Based in the UK, focusing on crafting beautiful memories for your wedding day. Huge believer of documentary, story-telling and natural approach of photography style.
This post is a continuation from our last Japan trip, you can read part-1 here.
Our next stop was from Osaka to Kanazawa.
We took the Shinkansen, doing our usual of eating on the train to make the most of our time. We reached Kanazawa around lunchtime and was greeted with a beautiful architectural archway at the station. We got to the hotel, dumped our stuff and headed straight to Kanazawa’s Kenrokuen Gardens via bus. It was a rainy cold day and ice had formed on the majority of the ground so everything was covered in a blanket of white aside from the protruding bamboo structures that poked out from almost every tree. We wondered what they were for as they were everywhere to be found. Turns out, the structure is to protect the trees and branches from heavy snowfall. The structure essentially breaks the snow into smaller chunks thus reducing the impact on any weak or new branches. How cool is that!? Another thing we saw were these cute little mini snowmen that were outside one of the shops surrounding the gardens. They even had their own little hats and scarves. I love how creativity stems from literally anywhere in Japan 🙂
After slip-sliding our way through the gardens, we headed to Kanazawa Castle. The castle was huge! May absolutely adored all the features of the roofs and we got to go inside and see the amazing wooden rooms and stairways, as well as the different look-out windows. It also gave us time to warm up and dry off our wet socks, which by now were heavily soaked from all the puddles and deep snow paths. One thing I remember clearly was the melting snow of one of the big archways. Everyone had to run through it quickly as the snow was melting fast and falling off in huge chunks. We stood there for a while, trying to time our escape. It definitely felt like a one-sided snowball fight and no one wanted to be on the receiving end lol.
We stopped for a quick snack of crab and sushi before heading to Kanazawa’s Higashi Chaya District to check out their version of Gion; the Geisha district. The streets here were smaller and quieter than Gion’s but there was a nice mix of craft shops and tea houses. The area is famed for gold leaf so most wares tend to feature the fragile sheets being used to decorate ceramics, cover delicate handmade jewellery or line intricate designs on the thinnest of chopsticks. You can also try out Kanazawa’s famous gold leaf ice creams! Some places even sold silver leaf versions and for those who have trouble deciding between the two, you can of course have it half half. We opted for gold leaf sweet potato soft serve ice cream and I have to say, hands down, it was the most creamiest ice cream I’ve ever tasted so far 🙂 Highly recommended!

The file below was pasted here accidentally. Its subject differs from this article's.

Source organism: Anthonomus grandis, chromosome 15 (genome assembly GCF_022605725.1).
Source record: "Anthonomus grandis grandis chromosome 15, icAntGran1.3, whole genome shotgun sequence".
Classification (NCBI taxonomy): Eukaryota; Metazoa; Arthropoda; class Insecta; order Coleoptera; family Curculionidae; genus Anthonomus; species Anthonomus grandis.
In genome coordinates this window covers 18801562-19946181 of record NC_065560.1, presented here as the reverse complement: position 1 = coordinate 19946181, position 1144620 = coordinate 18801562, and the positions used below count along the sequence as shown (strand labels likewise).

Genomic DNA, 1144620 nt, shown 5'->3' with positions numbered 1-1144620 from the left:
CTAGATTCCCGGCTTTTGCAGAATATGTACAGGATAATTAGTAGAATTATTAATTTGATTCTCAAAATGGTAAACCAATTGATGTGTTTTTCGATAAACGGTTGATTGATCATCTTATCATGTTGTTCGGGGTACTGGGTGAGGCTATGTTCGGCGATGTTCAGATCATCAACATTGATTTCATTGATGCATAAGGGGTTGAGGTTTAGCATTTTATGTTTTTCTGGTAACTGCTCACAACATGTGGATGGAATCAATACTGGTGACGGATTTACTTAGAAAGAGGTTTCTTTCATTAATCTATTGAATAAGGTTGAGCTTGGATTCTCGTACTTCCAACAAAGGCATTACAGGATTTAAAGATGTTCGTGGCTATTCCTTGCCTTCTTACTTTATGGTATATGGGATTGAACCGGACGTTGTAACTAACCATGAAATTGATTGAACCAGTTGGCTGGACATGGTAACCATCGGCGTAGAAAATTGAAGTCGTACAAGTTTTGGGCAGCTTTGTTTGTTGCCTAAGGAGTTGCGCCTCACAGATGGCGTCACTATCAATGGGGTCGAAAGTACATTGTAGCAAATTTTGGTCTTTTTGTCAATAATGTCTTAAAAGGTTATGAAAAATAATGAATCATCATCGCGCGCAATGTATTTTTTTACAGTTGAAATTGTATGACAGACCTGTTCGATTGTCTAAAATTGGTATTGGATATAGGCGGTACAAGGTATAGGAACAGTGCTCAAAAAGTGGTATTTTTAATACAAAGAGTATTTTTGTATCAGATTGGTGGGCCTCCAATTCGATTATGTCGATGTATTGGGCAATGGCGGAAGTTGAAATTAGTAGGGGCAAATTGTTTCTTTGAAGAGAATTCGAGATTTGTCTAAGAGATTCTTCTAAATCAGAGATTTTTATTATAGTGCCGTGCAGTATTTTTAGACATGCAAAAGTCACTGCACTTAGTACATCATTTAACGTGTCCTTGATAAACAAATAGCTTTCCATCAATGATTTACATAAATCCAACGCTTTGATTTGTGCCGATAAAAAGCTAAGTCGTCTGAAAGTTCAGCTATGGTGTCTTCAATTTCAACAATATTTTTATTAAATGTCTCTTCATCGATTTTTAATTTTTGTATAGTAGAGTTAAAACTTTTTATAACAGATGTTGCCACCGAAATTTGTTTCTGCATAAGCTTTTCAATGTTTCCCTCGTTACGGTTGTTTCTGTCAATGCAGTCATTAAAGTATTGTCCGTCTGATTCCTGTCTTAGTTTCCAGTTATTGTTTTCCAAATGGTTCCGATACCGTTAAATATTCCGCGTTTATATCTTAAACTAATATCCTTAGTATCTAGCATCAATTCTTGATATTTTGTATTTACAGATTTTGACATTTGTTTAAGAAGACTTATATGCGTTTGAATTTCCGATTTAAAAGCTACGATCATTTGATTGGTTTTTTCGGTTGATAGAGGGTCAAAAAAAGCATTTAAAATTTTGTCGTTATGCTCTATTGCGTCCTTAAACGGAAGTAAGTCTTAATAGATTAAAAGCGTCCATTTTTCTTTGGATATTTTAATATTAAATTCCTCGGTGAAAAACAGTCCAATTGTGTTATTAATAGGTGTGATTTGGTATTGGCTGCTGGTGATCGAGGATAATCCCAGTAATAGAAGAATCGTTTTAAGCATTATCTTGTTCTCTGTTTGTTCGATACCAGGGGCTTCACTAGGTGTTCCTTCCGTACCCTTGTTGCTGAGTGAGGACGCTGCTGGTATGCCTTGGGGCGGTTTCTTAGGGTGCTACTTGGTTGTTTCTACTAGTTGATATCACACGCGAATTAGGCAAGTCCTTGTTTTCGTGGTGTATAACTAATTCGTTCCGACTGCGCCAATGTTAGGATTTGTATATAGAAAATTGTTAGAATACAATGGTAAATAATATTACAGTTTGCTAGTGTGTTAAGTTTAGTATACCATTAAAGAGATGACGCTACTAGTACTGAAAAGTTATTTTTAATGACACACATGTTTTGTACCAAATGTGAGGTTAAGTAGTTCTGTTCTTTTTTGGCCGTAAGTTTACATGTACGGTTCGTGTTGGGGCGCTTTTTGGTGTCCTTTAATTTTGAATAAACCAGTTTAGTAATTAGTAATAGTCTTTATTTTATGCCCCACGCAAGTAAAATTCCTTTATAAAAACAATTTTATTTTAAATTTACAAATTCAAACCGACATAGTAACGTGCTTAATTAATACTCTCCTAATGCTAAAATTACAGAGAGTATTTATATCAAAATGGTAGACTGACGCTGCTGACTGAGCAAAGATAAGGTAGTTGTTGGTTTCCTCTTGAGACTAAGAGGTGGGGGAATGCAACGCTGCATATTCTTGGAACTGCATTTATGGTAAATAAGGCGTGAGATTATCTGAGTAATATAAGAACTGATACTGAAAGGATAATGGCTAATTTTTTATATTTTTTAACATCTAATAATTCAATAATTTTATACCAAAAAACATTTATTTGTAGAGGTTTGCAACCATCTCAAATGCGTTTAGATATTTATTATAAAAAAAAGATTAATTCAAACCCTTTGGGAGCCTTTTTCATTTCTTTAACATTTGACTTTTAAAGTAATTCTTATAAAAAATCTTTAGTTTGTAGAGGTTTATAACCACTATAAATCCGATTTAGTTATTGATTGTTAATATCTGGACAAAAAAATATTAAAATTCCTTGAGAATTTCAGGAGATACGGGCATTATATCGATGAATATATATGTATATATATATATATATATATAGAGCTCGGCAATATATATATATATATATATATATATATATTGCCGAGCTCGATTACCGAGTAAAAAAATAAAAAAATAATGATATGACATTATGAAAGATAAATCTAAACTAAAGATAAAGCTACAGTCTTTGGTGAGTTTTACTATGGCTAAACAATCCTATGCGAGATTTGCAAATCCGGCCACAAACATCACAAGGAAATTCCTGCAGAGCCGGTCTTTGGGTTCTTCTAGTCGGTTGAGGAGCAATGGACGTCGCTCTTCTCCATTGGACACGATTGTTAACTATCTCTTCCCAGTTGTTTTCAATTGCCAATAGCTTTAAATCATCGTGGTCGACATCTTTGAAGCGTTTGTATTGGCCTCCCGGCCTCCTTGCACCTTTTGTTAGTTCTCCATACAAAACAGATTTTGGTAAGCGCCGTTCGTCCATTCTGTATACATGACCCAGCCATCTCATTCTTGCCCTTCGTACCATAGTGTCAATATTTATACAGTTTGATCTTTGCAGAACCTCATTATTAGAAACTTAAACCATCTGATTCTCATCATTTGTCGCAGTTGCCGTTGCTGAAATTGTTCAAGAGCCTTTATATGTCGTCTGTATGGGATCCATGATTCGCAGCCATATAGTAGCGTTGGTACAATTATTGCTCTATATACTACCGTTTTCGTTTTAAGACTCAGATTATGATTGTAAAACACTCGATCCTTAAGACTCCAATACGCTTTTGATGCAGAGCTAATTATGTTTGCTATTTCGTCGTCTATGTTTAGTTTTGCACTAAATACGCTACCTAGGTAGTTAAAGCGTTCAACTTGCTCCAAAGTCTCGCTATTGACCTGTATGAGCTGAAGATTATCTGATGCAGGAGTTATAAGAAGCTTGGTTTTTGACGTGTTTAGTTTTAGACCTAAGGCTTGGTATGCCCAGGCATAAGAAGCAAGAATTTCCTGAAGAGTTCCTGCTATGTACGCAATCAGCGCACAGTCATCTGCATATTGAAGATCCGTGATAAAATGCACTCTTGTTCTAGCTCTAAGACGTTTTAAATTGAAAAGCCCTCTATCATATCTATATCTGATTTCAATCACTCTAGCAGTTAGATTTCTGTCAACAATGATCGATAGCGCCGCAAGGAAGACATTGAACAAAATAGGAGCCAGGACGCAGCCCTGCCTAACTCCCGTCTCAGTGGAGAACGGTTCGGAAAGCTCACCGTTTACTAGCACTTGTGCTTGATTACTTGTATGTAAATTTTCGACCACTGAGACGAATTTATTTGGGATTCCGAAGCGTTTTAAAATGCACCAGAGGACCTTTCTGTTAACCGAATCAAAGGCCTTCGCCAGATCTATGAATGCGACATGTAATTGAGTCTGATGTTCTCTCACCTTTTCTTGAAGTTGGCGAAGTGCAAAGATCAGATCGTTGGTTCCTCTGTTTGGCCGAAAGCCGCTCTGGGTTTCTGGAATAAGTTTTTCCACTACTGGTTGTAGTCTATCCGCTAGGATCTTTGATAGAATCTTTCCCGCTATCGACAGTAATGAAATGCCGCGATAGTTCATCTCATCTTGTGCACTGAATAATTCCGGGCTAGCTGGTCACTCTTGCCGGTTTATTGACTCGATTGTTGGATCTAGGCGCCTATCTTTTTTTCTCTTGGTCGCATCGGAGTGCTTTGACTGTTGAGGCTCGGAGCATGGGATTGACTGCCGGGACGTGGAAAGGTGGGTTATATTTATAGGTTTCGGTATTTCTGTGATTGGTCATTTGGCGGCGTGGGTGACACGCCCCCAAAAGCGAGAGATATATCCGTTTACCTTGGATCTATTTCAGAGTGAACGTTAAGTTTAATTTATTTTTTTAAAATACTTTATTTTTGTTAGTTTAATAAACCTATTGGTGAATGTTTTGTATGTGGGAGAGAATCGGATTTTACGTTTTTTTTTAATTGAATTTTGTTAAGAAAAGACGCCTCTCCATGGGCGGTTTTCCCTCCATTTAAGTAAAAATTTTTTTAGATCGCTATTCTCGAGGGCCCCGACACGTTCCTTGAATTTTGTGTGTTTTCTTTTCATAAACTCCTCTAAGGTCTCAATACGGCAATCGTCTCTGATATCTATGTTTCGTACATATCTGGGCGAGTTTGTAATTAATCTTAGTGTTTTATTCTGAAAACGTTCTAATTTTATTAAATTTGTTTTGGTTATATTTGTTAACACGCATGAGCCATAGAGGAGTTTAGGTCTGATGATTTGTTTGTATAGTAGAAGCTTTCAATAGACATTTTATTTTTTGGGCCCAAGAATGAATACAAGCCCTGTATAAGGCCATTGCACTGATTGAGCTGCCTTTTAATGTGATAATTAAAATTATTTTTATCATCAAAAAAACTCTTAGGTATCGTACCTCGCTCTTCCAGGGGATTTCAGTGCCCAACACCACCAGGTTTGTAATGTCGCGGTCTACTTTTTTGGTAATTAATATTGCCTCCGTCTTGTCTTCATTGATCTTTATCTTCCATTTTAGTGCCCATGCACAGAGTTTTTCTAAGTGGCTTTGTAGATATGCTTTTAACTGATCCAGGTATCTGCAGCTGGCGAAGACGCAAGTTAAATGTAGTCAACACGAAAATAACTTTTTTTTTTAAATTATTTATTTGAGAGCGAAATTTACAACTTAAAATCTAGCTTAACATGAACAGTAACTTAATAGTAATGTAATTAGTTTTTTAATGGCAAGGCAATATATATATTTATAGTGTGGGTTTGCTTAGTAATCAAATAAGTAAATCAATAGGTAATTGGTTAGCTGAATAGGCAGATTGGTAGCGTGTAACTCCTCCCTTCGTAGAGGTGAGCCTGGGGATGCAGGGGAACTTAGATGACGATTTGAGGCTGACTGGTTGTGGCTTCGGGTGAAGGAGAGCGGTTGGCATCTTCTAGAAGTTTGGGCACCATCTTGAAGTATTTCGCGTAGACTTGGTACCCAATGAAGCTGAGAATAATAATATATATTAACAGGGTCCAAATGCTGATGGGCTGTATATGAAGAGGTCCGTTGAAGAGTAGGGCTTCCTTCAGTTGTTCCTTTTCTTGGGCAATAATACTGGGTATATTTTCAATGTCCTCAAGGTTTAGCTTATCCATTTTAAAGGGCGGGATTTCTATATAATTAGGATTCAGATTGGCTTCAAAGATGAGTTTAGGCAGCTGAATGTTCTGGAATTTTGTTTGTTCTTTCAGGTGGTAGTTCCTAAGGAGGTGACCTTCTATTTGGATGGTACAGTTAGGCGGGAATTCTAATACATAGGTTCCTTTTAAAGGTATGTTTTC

The following day we woke early to head to Shirakawa-go (aka Shirakawa). We didn’t realise you had to book a train ticket in advance so naturally all the spaces were taken up. Luckily for us, the lady at the train station suggested we could take the highway bus which was yet to leave and had a couple of spaces left. We enjoyed the scenic drive and as the motorway started to disappear, snowy pepper-coloured mountains and foggy skies encroached. We got off at the bus station but felt like we’d landed in some real life Christmas card! The scenery was absolutely stunning! The rain had stopped and the sun was out and all you could see were beautiful thatched triangular-shaped roofs covered in thick snow.
By now we were snow-pros; socks remained dry, we had on our ice cleats and we packed waterproofs in case we got caught in the rain. Score! One big fail was when I saw this shot I wanted and took a step off the cleared path, only to have my leg knee-deep in snow. Suffice to say, I didn’t get the shot and May didn’t stop teasing me about that for at least a couple of hours.
Whilst May recreated her version of the mini snow man/bear, I stood watching this old grandpa removing the snow from his roof. It was as high as his waist and he was cutting of slabs and pushing them off his roof. I can’t imagine doing the same thing when I get to his age! Truly impressive.
We spent the rest of the day walking around the little village – sliding tactfully across the long rope bridge, having lunch at the simplest of restaurants and then making our way to the observation deck to get a birds eye view of the village. It felt like Christmas had come early and we were just waiting for santa to turn up any minute now.
As we made our way back to Kanazawa via the same route we came, I couldn’t help wonder what Shirakawa would look like in the summer or autumn months. I’ve no doubt it would look equally pretty no matter what. I guess the only way to find out is to come back 🙂
Words by May
Photos shot on EOS M3